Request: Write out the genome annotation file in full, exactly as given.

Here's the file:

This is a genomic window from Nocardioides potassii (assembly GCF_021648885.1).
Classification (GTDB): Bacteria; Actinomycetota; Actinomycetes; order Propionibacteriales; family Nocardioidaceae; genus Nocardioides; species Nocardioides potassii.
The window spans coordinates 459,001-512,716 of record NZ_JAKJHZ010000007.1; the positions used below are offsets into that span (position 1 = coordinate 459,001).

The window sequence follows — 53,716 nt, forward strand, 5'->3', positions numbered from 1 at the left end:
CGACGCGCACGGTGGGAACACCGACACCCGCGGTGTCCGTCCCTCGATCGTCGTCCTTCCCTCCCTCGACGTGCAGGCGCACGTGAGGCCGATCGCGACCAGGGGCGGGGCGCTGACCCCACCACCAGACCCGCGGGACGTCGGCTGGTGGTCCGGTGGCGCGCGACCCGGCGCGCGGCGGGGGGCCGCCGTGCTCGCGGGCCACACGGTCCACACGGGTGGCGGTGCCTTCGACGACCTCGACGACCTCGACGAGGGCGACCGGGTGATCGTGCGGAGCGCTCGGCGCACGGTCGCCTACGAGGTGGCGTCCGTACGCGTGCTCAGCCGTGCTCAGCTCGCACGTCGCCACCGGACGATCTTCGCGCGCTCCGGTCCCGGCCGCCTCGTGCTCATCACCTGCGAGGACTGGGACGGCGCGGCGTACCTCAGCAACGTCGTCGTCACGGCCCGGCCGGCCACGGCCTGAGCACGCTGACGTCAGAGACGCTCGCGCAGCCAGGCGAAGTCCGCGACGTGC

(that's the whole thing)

This is a genomic window from Nocardioides potassii (assembly GCF_021648885.1).
Classification (GTDB): Bacteria; Actinomycetota; Actinomycetes; order Propionibacteriales; family Nocardioidaceae; genus Nocardioides; species Nocardioides potassii.
The window spans coordinates 459,001-512,716 of record NZ_JAKJHZ010000007.1; the positions used below are offsets into that span (position 1 = coordinate 459,001).

The window sequence follows — 53,716 nt, forward strand, 5'->3', positions numbered from 1 at the left end:
CGACGCGCACGGTGGGAACACCGACACCCGCGGTGTCCGTCCCTCGATCGTCGTCCTTCCCTCCCTCGACGTGCAGGCGCACGTGAGGCCGATCGCGACCAGGGGCGGGGCGCTGACCCCACCACCAGACCCGCGGGACGTCGGCTGGTGGTCCGGTGGCGCGCGACCCGGCGCGCGGCGGGGGGCCGCCGTGCTCGCGGGCCACACGGTCCACACGGGTGGCGGTGCCTTCGACGACCTCGACGACCTCGACGAGGGCGACCGGGTGATCGTGCGGAGCGCTCGGCGCACGGTCGCCTACGAGGTGGCGTCCGTACGCGTGCTCAGCCGTGCTCAGCTCGCACGTCGCCACCGGACGATCTTCGCGCGCTCCGGTCCCGGCCGCCTCGTGCTCATCACCTGCGAGGACTGGGACGGCGCGGCGTACCTCAGCAACGTCGTCGTCACGGCCCGGCCGGCCACGGCCTGAGCACGCTGACGTCAGAGACGCTCGCGCAGCCAGGCGAAGTCCGCGACGTGC